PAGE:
My intuition tells me that this quote is more likely to keep people stuck than set them free.  So I’d like to tease out what troubles me about it.

What does it mean to feel rejected?

What happened that you interpreted as rejection?  Did someone turn down your invitation to lunch? Did someone you were interested in fail to reciprocate your interest? For the author of the quote, rejection equals sadness. But must you feel sad (or hurt or upset or depressed) when someone turns you down?

If we dig a little deeper into your mind, the reason that you feel sad (or bad or hurt) when someone rejects what you have offered is because you already believe you are not good enough.  Your brain has a way of interpreting the facts to support your beliefs about yourself. This person didn’t want to go out with me; therefore, he must not think I’m good enough.

You can’t always believe what you think.

Bill Harris [] attributes this process of interpretation to what he calls the Internal Map of Reality.  It works like this:  You receive some kind of input from the environment.  As it comes in, this sensory input is filtered. Filters include your beliefs, values, memories, past decisions, the language you speak, information you have retained, and on and on.  Filters delete, distort, and generalize the input as it comes in, based on the way your Internal Map of Reality has been set up to filter, all of which happens in a split second.  And though you’re aware of some of this, almost all of it is going on outside your conscious awareness.

Your Internal Map of Reality organizes information that you receive from the environment. Helpful, right? Most of the time, yes. Except when somebody turns you down for an invitation to the movies, and this “rejection” is instantly filed with the other evidence that proves you are not good enough. When you feel bad about a supposed rejection, keep your attention on what actually happened. Did my friend tell me I wasn’t good enough? No! She just declined an invitation to go to the movies.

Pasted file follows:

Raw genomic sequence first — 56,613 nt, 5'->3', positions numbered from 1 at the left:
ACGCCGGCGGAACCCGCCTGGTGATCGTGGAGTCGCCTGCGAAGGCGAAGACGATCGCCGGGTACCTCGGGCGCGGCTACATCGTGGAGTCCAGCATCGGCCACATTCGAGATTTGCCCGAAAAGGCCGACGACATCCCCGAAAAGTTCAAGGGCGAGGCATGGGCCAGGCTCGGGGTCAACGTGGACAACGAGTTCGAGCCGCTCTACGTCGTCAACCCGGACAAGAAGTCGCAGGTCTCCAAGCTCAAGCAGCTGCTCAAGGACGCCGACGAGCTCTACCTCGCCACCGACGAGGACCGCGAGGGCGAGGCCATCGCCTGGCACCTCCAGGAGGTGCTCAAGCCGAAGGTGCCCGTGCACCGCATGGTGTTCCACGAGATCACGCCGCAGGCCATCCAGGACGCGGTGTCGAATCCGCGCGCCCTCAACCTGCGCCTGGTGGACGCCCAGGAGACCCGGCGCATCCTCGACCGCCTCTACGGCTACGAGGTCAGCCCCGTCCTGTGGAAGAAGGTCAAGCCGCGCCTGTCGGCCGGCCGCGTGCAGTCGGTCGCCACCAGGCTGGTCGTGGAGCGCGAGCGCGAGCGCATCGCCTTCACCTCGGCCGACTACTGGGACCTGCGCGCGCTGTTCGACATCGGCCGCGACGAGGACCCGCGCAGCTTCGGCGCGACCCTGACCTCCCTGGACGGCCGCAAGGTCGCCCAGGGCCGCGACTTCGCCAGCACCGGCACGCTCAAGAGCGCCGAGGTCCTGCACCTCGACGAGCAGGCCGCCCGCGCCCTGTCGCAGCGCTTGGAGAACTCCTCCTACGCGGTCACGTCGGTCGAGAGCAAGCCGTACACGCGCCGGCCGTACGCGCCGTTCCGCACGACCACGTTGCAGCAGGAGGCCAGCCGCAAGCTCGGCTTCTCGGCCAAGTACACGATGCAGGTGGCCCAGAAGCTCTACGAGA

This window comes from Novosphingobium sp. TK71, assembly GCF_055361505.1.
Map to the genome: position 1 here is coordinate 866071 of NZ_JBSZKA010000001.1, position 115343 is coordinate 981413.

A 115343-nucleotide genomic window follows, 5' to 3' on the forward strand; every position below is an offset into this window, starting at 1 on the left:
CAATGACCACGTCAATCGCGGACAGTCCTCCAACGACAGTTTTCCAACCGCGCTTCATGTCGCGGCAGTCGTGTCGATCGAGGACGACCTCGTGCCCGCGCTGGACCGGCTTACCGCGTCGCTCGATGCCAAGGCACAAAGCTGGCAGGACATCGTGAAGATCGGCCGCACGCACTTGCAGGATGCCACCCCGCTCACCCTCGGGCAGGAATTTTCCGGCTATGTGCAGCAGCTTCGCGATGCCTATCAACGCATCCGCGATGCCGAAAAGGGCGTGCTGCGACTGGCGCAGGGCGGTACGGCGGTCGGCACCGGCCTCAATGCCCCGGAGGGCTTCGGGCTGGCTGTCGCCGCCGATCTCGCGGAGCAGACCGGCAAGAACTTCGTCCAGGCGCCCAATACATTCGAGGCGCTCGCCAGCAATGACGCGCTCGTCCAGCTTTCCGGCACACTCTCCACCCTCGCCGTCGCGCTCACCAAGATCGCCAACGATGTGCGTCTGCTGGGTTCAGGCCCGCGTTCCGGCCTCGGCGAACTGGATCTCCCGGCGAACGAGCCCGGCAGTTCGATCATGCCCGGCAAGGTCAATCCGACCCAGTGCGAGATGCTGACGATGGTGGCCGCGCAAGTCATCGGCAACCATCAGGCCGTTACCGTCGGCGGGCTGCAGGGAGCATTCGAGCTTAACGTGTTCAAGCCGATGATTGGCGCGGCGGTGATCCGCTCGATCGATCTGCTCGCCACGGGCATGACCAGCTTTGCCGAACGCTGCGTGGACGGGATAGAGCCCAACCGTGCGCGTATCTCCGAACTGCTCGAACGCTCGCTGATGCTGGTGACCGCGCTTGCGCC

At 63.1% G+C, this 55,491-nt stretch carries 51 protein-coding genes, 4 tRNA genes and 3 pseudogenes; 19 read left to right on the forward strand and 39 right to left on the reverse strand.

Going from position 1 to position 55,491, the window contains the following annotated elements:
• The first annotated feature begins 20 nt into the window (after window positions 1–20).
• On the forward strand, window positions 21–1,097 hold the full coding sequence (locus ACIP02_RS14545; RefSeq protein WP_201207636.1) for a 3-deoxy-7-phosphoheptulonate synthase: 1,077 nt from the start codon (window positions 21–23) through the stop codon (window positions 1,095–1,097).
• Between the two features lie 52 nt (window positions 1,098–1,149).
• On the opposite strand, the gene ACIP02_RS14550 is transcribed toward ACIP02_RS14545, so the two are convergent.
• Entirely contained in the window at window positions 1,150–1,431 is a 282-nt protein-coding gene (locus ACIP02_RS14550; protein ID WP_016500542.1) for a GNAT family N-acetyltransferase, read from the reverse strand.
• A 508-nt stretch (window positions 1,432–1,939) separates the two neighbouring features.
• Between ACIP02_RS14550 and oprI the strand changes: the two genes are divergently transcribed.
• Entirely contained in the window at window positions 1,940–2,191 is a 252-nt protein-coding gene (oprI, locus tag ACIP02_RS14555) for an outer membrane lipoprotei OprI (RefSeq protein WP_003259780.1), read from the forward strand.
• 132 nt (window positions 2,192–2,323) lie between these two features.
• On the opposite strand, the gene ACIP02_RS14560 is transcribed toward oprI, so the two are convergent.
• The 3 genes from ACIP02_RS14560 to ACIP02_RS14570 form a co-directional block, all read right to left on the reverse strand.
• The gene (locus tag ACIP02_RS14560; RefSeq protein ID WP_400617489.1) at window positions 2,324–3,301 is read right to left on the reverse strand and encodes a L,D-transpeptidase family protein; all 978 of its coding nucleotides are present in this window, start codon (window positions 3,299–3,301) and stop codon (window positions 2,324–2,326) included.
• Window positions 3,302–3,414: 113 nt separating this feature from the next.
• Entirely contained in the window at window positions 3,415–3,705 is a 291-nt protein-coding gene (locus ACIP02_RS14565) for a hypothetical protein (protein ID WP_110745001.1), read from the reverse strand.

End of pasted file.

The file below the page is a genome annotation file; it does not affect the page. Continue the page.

If nothing is wrong with me, then something must be wrong with you.

In the second part of this message, there is an implied obligation.  They should have accepted what you offered. If they aren’t interested, then there must be something wrong with them. But isn’t this really a demand?  They must like you, or else. 

Why should we expect everyone to like us? Do you like everyone you meet? Do you say yes to every invitation?  Do you get in a relationship with everyone you meet?  Of course not! It doesn’t make sense.

If you truly believe that what who you are is good enough, then you will be confident that someone will be attracted to you, and you won’t be hurt every time someone is not interested. I like to think of a golden retriever I once knew.  That golden retriever ran around to each person she met - pet me! pet me!  Even when pushed away, she just tried again.

Compassion is the key.

When you offer something that is precious to you and someone says no, you may think
 the person doesn’t value you. Rather than address what you already believe about yourself - “I must not be good enough” - you tell yourself there is something wrong with the other person.  But as I say and write over and over, there is nothing wrong with anyone. Maybe you didn’t clearly express what you wanted, or the other person just didn’t understand. Or maybe the other person truly didn’t want what you were offering. That’s okay.  

Remember that compassion - for yourself and others - is the key to keeping a rejection from turning into “feeling rejected”.  Keep in mind that the person you are making a request of also operates under the influence of an Internal Map of Reality. Perhaps they would have liked to say yes but simply lack the confidence, courage or understanding to do so.  Listen for what meaning they long for, and stay present to that, rather than your own stories.  You may be surprised at what happens when you respond to rejection in this way.

Ask for what you want.

Access your inner golden retriever and ask, ask, ask for what you want.  And don’t let getting a no become more than it is.